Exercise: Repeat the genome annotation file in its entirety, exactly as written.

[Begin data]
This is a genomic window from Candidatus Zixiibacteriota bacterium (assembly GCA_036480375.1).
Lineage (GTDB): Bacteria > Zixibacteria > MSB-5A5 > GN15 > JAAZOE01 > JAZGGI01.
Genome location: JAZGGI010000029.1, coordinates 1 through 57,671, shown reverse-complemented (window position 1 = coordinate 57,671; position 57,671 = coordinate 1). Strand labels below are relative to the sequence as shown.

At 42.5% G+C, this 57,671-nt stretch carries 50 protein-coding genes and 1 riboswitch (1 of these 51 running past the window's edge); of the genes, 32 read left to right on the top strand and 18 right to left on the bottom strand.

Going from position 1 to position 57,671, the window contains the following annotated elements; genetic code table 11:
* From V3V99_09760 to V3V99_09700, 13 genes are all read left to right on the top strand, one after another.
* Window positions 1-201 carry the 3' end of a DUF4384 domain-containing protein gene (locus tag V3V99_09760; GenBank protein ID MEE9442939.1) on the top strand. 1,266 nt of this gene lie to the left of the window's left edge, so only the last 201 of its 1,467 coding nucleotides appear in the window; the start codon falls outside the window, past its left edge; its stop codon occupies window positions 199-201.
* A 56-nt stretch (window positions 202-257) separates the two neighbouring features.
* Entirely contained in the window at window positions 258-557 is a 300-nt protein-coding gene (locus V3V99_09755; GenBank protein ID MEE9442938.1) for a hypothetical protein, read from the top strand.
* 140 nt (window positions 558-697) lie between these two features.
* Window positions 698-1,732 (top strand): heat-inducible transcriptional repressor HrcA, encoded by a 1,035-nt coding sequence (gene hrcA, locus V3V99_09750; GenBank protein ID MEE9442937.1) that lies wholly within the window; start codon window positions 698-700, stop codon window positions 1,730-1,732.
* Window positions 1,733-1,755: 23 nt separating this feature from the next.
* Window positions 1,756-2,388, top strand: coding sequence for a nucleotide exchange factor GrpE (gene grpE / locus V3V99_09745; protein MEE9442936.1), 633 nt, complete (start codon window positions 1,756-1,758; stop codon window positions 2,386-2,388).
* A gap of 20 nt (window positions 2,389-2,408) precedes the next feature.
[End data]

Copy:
This is a genomic window from Candidatus Zixiibacteriota bacterium (assembly GCA_036480375.1).
Lineage (GTDB): Bacteria > Zixibacteria > MSB-5A5 > GN15 > JAAZOE01 > JAZGGI01.
Genome location: JAZGGI010000029.1, coordinates 1 through 57,671, shown reverse-complemented (window position 1 = coordinate 57,671; position 57,671 = coordinate 1). Strand labels below are relative to the sequence as shown.

At 42.5% G+C, this 57,671-nt stretch carries 50 protein-coding genes and 1 riboswitch (1 of these 51 running past the window's edge); of the genes, 32 read left to right on the top strand and 18 right to left on the bottom strand.

Going from position 1 to position 57,671, the window contains the following annotated elements; genetic code table 11:
* From V3V99_09760 to V3V99_09700, 13 genes are all read left to right on the top strand, one after another.
* Window positions 1-201 carry the 3' end of a DUF4384 domain-containing protein gene (locus tag V3V99_09760; GenBank protein ID MEE9442939.1) on the top strand. 1,266 nt of this gene lie to the left of the window's left edge, so only the last 201 of its 1,467 coding nucleotides appear in the window; the start codon falls outside the window, past its left edge; its stop codon occupies window positions 199-201.
* A 56-nt stretch (window positions 202-257) separates the two neighbouring features.
* Entirely contained in the window at window positions 258-557 is a 300-nt protein-coding gene (locus V3V99_09755; GenBank protein ID MEE9442938.1) for a hypothetical protein, read from the top strand.
* 140 nt (window positions 558-697) lie between these two features.
* Window positions 698-1,732 (top strand): heat-inducible transcriptional repressor HrcA, encoded by a 1,035-nt coding sequence (gene hrcA, locus V3V99_09750; GenBank protein ID MEE9442937.1) that lies wholly within the window; start codon window positions 698-700, stop codon window positions 1,730-1,732.
* Window positions 1,733-1,755: 23 nt separating this feature from the next.
* Window positions 1,756-2,388, top strand: coding sequence for a nucleotide exchange factor GrpE (gene grpE / locus V3V99_09745; protein MEE9442936.1), 633 nt, complete (start codon window positions 1,756-1,758; stop codon window positions 2,386-2,388).
* A gap of 20 nt (window positions 2,389-2,408) precedes the next feature.